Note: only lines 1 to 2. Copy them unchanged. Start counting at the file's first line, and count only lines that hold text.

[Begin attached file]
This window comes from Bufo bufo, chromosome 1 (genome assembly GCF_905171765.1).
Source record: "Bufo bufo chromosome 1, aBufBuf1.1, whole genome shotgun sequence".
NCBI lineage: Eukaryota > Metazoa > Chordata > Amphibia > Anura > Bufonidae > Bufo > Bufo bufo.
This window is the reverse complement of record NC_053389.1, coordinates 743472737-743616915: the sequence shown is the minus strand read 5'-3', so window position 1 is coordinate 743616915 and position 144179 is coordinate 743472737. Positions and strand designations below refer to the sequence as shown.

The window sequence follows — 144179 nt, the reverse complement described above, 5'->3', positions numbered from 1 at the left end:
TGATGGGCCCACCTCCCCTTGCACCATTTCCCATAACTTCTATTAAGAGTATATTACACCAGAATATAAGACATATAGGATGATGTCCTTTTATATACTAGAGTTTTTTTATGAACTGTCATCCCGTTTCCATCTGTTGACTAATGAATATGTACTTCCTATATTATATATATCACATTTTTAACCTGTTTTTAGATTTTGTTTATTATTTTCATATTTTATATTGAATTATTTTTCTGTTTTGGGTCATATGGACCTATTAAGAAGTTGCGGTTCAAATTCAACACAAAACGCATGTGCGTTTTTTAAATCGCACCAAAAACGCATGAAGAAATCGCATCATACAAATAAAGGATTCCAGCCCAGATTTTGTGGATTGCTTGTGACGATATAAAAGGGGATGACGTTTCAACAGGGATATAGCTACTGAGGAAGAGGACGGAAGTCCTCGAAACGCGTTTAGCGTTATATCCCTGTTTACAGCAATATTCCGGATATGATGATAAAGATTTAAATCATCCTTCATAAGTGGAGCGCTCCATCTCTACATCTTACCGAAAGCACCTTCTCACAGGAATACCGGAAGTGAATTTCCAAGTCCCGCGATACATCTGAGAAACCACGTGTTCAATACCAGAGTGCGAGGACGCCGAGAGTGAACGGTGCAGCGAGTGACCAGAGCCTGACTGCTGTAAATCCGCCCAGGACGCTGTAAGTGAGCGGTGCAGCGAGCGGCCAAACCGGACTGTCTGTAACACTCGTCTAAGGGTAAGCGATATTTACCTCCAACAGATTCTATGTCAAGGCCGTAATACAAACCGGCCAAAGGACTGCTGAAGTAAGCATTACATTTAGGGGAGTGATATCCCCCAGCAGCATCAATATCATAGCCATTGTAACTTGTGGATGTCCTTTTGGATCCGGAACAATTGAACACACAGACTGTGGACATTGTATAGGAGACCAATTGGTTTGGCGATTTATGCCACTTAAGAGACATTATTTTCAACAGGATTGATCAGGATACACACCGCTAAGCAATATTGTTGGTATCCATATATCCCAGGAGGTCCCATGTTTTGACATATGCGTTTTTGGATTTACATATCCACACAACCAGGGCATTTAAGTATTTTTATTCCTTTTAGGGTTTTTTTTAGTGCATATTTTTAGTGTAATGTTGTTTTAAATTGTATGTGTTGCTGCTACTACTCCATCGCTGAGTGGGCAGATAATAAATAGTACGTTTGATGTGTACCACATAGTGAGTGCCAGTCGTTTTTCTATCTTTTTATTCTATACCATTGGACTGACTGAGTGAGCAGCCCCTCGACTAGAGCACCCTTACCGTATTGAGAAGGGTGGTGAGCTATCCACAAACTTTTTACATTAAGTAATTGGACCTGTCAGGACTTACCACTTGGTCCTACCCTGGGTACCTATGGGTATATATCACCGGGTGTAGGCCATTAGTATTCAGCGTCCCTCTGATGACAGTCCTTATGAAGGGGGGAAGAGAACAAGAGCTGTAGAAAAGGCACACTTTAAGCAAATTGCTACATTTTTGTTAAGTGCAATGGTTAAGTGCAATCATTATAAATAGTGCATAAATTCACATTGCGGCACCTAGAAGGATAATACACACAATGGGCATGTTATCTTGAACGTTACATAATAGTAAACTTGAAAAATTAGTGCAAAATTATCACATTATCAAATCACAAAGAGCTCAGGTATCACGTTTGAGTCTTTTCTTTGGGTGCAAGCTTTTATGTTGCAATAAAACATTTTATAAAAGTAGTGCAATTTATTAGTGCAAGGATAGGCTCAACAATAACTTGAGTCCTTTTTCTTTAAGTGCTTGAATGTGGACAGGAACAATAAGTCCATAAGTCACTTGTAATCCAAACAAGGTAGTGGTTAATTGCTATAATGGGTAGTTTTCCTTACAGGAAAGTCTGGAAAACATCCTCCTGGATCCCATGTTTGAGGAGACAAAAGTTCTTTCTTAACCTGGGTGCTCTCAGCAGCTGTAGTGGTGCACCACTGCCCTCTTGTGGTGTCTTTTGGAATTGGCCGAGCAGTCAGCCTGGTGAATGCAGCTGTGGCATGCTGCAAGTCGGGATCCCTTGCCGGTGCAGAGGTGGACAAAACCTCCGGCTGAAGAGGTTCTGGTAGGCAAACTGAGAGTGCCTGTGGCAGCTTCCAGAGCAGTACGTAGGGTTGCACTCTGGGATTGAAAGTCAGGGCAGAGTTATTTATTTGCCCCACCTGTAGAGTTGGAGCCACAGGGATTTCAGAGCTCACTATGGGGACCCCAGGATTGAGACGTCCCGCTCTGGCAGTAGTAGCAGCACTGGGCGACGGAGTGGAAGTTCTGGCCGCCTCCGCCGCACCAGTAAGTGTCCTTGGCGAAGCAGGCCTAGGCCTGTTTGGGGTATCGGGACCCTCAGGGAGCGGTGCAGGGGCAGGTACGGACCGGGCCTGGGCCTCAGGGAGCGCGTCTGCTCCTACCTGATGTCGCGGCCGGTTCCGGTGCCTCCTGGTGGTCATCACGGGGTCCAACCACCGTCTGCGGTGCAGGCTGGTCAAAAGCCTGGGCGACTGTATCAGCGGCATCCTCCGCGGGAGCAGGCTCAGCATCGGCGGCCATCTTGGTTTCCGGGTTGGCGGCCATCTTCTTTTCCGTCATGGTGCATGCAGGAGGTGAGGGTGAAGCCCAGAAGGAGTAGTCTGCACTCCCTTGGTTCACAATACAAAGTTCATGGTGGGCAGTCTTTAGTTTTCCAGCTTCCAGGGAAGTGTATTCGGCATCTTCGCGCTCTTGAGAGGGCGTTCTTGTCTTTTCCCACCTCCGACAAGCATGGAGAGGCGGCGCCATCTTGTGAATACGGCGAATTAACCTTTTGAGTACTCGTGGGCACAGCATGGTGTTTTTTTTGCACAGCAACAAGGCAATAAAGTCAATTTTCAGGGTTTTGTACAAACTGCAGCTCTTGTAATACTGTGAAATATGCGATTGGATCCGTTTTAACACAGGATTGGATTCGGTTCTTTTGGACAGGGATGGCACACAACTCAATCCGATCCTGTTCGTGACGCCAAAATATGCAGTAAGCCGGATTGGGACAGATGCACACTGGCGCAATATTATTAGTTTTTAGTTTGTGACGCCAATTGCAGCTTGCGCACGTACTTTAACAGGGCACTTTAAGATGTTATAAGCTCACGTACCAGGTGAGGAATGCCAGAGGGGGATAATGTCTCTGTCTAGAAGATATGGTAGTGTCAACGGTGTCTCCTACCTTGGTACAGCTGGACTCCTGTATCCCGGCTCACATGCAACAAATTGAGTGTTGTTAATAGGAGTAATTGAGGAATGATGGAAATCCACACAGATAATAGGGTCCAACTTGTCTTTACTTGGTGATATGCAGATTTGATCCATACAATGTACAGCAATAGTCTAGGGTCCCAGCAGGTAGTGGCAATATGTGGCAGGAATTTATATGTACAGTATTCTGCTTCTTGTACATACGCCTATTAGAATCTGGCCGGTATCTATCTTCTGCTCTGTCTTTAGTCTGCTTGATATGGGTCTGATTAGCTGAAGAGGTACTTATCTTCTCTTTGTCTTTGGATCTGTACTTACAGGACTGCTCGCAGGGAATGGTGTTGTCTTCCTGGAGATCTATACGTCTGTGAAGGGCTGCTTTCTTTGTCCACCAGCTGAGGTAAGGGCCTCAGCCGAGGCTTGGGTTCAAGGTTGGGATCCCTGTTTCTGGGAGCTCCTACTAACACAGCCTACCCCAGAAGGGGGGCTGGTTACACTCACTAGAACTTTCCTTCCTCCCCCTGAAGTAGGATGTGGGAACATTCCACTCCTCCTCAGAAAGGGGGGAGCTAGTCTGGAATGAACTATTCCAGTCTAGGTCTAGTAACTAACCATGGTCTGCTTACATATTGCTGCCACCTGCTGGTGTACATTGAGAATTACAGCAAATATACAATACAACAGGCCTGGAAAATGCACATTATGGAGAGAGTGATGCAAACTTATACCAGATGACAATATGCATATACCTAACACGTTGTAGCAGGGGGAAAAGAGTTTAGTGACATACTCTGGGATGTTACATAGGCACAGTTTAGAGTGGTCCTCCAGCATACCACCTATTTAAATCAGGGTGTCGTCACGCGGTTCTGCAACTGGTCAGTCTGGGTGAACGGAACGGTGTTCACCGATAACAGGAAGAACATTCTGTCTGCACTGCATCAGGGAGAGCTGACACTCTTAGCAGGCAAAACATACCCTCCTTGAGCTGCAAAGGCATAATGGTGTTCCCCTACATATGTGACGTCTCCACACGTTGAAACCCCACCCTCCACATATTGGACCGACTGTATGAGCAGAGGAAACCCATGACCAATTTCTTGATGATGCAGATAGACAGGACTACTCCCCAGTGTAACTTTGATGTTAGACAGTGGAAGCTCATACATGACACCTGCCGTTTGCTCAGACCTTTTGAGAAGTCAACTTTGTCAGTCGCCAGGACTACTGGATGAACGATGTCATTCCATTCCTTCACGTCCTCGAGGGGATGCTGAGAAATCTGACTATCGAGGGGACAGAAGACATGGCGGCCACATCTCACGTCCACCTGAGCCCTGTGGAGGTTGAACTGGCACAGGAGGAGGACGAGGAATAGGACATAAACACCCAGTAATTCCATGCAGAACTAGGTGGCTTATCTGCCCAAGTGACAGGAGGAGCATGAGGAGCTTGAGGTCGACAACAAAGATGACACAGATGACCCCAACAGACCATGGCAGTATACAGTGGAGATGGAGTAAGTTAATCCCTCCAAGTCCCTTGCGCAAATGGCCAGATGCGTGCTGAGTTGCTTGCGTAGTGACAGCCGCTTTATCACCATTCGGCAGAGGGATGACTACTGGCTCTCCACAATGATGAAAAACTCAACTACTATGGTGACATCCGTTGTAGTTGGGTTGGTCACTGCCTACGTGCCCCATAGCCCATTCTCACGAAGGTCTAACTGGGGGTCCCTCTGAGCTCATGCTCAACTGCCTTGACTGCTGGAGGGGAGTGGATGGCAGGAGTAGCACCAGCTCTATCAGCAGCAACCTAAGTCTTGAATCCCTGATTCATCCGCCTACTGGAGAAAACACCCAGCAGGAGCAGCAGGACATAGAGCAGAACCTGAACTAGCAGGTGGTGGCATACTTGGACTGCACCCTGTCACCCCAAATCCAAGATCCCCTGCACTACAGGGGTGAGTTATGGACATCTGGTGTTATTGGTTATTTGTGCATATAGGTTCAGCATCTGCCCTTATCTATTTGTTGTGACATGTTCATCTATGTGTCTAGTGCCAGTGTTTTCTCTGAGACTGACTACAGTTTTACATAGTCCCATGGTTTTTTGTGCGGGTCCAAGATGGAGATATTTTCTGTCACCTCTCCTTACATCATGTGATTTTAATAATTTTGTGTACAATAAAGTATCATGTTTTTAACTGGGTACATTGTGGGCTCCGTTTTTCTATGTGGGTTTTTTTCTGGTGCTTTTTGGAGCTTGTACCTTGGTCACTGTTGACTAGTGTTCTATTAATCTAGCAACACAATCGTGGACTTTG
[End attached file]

This window comes from Bufo bufo, chromosome 1 (genome assembly GCF_905171765.1).
Source record: "Bufo bufo chromosome 1, aBufBuf1.1, whole genome shotgun sequence".